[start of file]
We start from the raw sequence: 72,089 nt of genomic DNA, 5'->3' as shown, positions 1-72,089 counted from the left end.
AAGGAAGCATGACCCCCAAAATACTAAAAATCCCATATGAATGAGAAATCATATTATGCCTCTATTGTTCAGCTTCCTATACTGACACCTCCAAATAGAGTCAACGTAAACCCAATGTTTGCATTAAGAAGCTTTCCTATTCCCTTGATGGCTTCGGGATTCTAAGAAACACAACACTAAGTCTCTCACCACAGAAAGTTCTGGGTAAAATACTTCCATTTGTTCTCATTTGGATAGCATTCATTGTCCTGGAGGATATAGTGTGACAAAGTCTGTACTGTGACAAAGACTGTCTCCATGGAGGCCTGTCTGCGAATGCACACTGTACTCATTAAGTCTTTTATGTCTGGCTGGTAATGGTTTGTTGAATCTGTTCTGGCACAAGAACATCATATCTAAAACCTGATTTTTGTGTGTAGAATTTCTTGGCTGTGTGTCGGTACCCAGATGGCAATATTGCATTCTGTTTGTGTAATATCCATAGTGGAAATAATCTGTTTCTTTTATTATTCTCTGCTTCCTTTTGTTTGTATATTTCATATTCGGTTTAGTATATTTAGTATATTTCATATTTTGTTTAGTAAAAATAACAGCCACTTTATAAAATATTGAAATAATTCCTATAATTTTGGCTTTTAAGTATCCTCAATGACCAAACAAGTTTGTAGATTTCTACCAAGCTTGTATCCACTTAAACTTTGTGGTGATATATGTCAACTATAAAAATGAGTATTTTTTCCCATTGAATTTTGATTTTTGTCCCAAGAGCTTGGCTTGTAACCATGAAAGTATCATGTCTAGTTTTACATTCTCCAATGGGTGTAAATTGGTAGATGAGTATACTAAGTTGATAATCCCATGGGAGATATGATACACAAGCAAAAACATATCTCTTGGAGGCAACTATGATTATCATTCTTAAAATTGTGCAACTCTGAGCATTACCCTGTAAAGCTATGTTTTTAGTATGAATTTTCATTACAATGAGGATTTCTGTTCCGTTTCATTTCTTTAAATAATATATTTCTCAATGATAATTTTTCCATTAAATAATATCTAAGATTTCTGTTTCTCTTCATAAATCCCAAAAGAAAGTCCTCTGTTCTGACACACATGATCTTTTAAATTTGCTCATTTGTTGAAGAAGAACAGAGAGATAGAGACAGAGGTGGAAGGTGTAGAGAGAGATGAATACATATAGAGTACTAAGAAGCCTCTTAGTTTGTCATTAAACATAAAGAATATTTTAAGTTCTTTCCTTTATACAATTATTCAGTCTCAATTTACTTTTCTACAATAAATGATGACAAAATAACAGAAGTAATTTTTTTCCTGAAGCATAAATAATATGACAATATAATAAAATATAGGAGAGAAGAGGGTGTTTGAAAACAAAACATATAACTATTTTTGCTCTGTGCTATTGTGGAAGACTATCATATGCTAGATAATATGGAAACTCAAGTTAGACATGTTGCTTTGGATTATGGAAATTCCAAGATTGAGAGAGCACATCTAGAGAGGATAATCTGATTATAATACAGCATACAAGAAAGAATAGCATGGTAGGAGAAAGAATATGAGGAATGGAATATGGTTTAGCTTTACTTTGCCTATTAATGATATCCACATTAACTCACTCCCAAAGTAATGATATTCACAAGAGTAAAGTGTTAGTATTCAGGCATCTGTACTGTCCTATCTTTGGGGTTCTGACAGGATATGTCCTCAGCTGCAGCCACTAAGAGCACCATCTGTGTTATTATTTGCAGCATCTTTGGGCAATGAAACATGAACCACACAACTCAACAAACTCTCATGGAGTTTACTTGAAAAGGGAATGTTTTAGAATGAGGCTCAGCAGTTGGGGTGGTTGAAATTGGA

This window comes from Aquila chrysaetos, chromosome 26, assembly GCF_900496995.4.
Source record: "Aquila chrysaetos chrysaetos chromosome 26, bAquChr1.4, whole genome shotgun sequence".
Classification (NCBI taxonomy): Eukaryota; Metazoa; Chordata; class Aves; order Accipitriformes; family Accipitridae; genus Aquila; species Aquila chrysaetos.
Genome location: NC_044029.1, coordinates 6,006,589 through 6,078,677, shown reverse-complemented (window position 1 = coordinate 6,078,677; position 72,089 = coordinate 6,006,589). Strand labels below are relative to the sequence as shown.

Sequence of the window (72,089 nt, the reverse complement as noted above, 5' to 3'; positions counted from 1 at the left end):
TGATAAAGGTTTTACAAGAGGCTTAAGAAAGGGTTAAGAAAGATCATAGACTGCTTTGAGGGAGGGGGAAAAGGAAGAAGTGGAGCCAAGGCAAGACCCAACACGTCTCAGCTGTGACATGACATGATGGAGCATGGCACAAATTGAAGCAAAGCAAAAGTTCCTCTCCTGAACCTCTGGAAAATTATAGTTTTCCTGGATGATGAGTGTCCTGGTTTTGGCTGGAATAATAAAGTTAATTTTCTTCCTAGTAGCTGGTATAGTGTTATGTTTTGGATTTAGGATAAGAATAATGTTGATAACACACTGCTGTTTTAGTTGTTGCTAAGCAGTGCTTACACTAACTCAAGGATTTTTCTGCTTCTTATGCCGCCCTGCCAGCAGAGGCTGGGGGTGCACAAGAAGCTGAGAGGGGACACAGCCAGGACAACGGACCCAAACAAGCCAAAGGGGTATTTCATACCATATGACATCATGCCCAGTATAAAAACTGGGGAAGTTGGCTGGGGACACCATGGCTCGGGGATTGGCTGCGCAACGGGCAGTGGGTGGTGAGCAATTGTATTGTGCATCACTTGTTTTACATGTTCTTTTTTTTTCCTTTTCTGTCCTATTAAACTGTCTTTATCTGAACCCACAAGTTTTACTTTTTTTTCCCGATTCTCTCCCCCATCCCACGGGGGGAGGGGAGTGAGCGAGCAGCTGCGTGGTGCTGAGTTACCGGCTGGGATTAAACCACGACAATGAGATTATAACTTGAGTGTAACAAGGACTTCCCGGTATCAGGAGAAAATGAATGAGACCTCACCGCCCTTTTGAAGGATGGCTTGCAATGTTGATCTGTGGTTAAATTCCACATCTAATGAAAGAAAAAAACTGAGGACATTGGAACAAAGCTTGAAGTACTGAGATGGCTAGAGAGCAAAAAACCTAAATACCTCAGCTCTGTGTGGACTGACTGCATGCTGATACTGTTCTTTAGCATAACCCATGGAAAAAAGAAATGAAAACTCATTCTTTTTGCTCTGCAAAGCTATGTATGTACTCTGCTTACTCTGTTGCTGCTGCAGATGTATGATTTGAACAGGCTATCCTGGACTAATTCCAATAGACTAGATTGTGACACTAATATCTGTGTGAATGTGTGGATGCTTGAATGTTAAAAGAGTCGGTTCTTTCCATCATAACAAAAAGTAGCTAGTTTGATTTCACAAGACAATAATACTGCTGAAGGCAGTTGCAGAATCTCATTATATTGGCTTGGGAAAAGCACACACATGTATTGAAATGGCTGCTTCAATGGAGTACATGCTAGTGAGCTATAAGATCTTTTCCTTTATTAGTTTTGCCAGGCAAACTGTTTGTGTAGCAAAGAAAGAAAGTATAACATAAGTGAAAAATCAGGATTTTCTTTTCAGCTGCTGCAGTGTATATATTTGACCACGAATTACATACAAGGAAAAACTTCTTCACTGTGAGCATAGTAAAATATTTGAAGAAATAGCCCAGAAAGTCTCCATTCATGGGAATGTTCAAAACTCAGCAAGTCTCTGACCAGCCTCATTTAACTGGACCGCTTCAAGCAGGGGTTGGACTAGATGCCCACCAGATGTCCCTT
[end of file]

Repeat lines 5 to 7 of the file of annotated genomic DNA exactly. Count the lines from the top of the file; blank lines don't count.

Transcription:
Classification (NCBI taxonomy): Eukaryota; Metazoa; Chordata; class Aves; order Accipitriformes; family Accipitridae; genus Aquila; species Aquila chrysaetos.
Genome location: NC_044029.1, coordinates 6,006,589 through 6,078,677, shown reverse-complemented (window position 1 = coordinate 6,078,677; position 72,089 = coordinate 6,006,589). Strand labels below are relative to the sequence as shown.

Sequence of the window (72,089 nt, the reverse complement as noted above, 5' to 3'; positions counted from 1 at the left end):